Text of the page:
Evan Roberts reports that a current proposal addresses concerns of shadowing, privacy and environmental impact “It may seem as though Toronto is running out of space, as the population grows and grows. But there’s a growing practice in other major cities that could solve this problem: Laneway housing.
Laneway housing is becoming more and more popular — especially on the West Coast. There you’ll find homes built into pre-existing lots, often backyards that open onto the back lane. Imagine, about 100,000 new residents move to the GTA each year. Clearly, this cements housing availability and affordability as the top priority for municipal planners. Toronto is in desperate need of intensification solutions. We have nearly 2,400 of them: Our laneways. These laneways, amount to 300 kilometres of under-utilized space — and thus 300 kilometres of possibilities. ….. ”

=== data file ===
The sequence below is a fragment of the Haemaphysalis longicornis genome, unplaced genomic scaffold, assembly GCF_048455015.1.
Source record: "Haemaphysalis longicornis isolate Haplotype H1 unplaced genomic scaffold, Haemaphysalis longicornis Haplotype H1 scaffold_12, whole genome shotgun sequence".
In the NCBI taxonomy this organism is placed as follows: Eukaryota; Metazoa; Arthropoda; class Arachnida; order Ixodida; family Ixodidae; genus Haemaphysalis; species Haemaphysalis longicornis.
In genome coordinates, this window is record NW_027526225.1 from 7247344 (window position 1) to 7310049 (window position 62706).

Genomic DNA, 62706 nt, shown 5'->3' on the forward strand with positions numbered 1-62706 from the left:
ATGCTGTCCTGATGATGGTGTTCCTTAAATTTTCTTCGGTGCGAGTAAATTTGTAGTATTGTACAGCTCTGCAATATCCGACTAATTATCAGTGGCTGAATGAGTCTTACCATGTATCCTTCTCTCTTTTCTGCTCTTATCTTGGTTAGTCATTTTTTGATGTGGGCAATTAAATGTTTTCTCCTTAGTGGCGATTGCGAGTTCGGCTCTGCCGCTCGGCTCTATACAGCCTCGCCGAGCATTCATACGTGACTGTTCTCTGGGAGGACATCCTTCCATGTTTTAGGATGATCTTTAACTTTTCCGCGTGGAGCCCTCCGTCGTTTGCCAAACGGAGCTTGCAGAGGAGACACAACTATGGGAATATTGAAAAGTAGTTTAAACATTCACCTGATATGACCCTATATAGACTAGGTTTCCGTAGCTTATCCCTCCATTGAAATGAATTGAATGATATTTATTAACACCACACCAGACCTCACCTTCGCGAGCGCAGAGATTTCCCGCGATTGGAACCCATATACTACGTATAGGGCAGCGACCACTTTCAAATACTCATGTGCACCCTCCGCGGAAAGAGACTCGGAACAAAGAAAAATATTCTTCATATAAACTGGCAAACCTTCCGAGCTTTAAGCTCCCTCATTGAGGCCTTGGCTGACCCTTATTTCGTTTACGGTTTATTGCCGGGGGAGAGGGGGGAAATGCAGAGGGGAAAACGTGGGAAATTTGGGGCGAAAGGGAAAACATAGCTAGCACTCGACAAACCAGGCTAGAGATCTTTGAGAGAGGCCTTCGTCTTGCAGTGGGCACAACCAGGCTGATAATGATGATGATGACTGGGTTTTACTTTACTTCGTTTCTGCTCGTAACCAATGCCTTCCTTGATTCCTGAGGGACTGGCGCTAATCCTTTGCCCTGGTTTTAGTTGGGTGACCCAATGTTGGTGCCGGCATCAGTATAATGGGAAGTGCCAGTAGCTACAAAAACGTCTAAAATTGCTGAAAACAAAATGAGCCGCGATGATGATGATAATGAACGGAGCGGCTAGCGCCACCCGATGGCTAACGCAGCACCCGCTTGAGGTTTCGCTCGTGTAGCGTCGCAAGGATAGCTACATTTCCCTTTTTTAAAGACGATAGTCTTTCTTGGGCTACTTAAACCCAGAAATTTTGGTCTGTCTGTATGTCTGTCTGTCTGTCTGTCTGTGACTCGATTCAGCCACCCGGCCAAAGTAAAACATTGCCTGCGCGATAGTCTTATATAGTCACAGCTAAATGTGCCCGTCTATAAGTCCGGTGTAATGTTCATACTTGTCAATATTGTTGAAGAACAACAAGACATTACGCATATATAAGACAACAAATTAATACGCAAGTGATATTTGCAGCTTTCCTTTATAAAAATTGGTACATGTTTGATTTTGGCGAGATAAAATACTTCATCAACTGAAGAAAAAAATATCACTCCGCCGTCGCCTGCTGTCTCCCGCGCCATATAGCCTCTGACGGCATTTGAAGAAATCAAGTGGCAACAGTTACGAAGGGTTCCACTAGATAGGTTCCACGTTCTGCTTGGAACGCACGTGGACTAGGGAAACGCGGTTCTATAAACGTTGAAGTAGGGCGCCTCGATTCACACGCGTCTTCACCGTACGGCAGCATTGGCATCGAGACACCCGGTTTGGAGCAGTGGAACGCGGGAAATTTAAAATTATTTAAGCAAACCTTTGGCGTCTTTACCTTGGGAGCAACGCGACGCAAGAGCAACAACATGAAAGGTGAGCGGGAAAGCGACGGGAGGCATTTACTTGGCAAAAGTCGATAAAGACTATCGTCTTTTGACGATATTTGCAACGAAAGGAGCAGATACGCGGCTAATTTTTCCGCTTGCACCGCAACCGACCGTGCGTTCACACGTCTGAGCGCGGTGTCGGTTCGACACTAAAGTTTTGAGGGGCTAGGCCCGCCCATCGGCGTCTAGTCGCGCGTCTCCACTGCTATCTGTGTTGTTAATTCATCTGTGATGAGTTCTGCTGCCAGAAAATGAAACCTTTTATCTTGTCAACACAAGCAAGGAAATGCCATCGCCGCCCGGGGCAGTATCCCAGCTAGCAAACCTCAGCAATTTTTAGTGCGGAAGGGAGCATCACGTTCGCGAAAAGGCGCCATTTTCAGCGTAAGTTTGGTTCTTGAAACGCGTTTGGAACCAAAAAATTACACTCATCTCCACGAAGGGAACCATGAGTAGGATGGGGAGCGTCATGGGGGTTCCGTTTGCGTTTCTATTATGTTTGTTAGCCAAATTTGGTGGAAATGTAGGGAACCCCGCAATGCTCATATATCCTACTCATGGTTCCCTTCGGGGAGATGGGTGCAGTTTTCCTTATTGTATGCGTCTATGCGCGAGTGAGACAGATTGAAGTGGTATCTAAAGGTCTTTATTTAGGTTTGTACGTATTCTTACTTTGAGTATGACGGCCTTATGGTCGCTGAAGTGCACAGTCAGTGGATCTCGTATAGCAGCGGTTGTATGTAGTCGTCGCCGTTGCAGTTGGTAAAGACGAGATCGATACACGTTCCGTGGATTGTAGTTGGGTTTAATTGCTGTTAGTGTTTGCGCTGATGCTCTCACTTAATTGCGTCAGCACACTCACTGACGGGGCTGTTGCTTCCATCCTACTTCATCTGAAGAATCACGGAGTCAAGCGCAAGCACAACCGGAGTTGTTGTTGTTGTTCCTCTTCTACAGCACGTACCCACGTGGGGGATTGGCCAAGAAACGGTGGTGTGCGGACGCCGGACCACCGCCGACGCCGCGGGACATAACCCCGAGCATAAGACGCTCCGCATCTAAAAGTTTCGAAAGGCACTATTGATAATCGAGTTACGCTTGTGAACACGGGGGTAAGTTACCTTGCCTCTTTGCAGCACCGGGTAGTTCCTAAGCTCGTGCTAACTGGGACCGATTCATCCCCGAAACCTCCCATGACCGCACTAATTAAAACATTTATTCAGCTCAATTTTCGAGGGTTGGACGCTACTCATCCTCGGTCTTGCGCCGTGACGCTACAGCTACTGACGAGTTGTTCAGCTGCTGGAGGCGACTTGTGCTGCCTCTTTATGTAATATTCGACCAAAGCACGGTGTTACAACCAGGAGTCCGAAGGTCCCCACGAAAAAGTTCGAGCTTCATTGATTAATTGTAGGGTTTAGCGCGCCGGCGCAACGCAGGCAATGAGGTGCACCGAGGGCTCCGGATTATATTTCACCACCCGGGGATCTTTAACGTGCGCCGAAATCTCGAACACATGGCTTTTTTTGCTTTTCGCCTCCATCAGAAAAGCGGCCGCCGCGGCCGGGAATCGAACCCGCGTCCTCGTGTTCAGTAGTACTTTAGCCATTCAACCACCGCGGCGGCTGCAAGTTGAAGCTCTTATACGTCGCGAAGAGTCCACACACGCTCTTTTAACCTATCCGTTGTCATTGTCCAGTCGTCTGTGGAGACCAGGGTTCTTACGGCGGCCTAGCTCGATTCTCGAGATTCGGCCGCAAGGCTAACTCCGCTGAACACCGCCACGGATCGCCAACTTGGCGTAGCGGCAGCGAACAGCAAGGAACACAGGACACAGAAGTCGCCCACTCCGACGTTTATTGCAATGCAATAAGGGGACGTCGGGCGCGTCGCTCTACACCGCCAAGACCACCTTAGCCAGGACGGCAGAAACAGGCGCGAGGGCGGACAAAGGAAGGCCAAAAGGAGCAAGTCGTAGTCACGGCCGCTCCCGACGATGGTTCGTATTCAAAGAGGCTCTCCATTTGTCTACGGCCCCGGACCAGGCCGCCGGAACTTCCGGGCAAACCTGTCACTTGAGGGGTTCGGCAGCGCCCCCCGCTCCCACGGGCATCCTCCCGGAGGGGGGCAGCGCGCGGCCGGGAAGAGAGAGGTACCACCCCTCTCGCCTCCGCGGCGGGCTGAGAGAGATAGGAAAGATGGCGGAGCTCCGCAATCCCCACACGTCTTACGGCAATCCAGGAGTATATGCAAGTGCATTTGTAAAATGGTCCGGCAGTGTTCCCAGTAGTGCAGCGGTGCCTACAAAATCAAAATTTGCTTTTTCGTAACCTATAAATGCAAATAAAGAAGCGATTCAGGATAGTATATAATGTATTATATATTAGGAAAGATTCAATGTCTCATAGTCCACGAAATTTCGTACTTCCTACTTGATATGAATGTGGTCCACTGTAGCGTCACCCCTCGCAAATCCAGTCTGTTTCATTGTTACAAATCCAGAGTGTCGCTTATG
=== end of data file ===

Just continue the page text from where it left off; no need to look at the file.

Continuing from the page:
“On a site owned by the school in the Huron-Sussex neighbourhood, three homes are being built: a single-family dwelling and two laneway homes that have alleyway access. The homes are slated for professor and student use, and will adhere to the Passive House standard for energy efficiency.
To tackle the challenge of laneway construction done to a stringent environmental standard, U of T is working with architects BSN and Passive House expert, Rob Blakeney, of Local Impact Design. Blakeney recommended that the Huron St. builds use pre-fabricated walls, which reduce labour time and costs, as well as the disruption to neighbours (a major concern in the laneway debate).”